Foot drop is a weakness or inability in being able to turning the ankle and foot upward, otherwise known as dorsiflexion. Therefore, the foot will hang down. The deep fibular/peroneal nerve innervates the anterior compartment of the leg. Damage to this nerve will lead to the inability for the leg to dorsiflex the foot, therefore causing foot drop. Conditions leading to foot drop may be neurologic, muscular or anatomic in origin, often with significant overlap. The result is an abnormal gait/ walking pattern.
Foot drop is characterized by steppage gait. When the person with foot drop walks, the foot slaps down onto the floor. To accommodate the toe drop, the patient may use a characteristic tiptoe walk on the opposite leg, raising the thigh excessively, as if walking upstairs, while letting the toe drop. This serves to raise the foot high enough to prevent the toe from dragging and prevents the slapping. Other gaits such as a wide outward leg swing (to avoid lifting the thigh excessively or to turn corners in the opposite direction of the affected limb) may also indicate foot drop.
REASONS FOR FOOT DROP
- Neuromuscular disease
- Peroneal nerve (common, i.e., frequent)—chemical, mechanical, disease
- Sciatic nerve—direct trauma, iatrogenic
- Lumbosacral plexus
- L5 nerve root (common, especially in association with pain in back radiating down leg)
- Spinal cord (rarely causes isolated foot drop)—poliomyelitis, tumor
- Brain (uncommon, but often overlooked)—stroke, TIA, tumor
- Genetic (as in Charcot-Marie-Tooth Disease and hereditary neuropathy with liability to pressure palsies)
If the L5 nerve root is involved, the most common cause is a herniated disc. Other causes of foot drop are diabetes, trauma, motor neuron disease (MND), adverse reaction to a drug or alcohol, and multiple sclerosis.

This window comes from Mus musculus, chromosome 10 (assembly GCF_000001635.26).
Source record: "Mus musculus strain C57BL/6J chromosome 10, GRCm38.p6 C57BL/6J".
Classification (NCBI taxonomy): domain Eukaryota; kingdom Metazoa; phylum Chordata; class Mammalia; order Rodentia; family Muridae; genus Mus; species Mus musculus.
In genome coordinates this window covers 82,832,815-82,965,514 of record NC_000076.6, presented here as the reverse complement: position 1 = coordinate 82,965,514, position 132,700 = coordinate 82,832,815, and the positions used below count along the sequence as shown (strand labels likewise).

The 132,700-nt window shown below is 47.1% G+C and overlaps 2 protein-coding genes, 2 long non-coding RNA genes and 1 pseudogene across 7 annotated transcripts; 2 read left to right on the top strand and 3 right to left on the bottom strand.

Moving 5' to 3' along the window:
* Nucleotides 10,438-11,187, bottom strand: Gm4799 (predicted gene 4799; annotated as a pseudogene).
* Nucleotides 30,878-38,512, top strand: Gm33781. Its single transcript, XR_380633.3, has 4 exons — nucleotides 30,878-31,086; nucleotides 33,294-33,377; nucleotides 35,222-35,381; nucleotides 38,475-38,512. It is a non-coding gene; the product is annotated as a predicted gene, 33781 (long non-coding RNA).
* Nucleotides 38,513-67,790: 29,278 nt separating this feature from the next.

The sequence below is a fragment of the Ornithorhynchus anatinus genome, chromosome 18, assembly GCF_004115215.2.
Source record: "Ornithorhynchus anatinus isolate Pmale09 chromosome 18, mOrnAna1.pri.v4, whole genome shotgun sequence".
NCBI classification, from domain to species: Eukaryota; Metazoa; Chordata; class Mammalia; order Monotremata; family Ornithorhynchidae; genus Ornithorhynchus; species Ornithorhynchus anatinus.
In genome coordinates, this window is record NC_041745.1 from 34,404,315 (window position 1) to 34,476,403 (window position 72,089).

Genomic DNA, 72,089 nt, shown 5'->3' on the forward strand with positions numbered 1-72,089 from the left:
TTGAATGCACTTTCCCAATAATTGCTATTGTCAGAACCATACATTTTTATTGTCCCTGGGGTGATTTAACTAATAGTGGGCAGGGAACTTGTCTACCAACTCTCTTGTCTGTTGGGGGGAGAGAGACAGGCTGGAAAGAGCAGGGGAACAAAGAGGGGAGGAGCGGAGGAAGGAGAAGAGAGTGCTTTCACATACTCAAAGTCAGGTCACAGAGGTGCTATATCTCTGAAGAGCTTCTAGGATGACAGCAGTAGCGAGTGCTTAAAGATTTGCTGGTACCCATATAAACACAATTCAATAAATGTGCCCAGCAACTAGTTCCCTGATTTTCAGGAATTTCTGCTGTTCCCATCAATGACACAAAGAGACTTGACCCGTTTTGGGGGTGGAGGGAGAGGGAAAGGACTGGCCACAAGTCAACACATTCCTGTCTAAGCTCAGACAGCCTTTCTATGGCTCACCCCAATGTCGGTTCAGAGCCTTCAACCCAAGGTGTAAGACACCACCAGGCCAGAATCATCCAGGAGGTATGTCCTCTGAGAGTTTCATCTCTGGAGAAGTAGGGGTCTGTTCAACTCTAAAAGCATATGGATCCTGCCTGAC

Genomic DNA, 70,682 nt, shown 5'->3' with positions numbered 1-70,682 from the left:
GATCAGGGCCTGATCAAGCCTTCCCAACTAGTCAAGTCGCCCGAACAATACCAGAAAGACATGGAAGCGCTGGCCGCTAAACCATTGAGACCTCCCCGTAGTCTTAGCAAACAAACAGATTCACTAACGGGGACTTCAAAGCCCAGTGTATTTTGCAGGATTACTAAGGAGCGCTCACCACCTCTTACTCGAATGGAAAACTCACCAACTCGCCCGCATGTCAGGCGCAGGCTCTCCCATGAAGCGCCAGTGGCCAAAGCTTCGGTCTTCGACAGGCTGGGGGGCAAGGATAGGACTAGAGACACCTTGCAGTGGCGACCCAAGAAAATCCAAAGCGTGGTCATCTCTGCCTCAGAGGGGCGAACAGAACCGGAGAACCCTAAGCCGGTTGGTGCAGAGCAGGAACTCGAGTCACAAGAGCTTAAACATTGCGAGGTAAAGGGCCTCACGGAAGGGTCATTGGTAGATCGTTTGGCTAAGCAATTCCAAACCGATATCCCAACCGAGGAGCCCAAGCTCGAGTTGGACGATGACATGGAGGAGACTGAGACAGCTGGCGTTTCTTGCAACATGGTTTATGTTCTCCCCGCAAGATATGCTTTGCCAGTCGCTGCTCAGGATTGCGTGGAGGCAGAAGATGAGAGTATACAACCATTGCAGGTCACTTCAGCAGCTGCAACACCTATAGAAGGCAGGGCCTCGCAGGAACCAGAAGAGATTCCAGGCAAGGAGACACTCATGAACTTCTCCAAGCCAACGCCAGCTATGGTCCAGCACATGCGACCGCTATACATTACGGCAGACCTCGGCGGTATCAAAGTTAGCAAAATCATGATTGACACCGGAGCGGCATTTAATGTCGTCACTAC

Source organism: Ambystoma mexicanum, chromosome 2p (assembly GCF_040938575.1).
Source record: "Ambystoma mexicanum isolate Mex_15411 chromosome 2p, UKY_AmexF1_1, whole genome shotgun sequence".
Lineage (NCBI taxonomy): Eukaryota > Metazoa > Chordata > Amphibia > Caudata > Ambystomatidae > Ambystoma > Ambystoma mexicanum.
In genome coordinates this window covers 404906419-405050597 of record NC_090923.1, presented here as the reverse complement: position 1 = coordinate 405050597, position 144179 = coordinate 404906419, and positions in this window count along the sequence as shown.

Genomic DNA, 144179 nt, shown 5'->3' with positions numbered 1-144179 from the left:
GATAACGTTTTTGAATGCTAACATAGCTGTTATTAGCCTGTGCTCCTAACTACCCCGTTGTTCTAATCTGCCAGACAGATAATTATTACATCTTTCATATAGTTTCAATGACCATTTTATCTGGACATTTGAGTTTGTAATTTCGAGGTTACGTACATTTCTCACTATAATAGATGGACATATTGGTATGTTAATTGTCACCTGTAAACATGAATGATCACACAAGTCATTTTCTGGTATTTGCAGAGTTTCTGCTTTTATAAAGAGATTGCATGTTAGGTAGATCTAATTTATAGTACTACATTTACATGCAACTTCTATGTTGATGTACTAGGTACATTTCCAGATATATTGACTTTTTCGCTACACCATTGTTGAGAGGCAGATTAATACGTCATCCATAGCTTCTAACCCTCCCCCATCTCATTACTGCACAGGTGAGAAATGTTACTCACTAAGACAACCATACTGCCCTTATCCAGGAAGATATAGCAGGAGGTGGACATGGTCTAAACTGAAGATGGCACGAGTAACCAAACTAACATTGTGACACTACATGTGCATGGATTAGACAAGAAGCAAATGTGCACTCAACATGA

The underlying disorder must be treated. For example, if a spinal disc herniation in the low back is impinging on the nerve that goes to the leg and causing symptoms of foot drop, then the herniated disc should be treated. If the foot drop is the result of a peripheral nerve injury, a window for recovery of 18 months to 2 years is often advised. If it is apparent that no recovery of nerve function takes place, surgical intervention to repair or graft the nerve can be considered, although results from this type of intervention are mixed.
Ankles can be stabilized by lightweight braces available in molded plastics as well as softer materials that use elastic properties to prevent foot drop. Additionally, shoes can be fitted with traditional spring-loaded braces to prevent foot drop while walking. Regular exercise is usually prescribed.
The latest treatments include stimulation of the peroneal nerve, which lifts the foot when you step. Many stroke and multiple sclerosis patients with foot drop have had success with it. Often, individuals with foot drop prefer to use a compensatory technique like steppage gait or hip hiking as opposed to a brace or splint.
I have had excellent results with the Dynamic Richie brace using the dorsiflex assist hinges.
Below are videos of a patient of mine with out the brace and with the brace, notice the right foot how it drags in the first video. Then in the second video with the brace on the foot , there is a normalized gait pattern.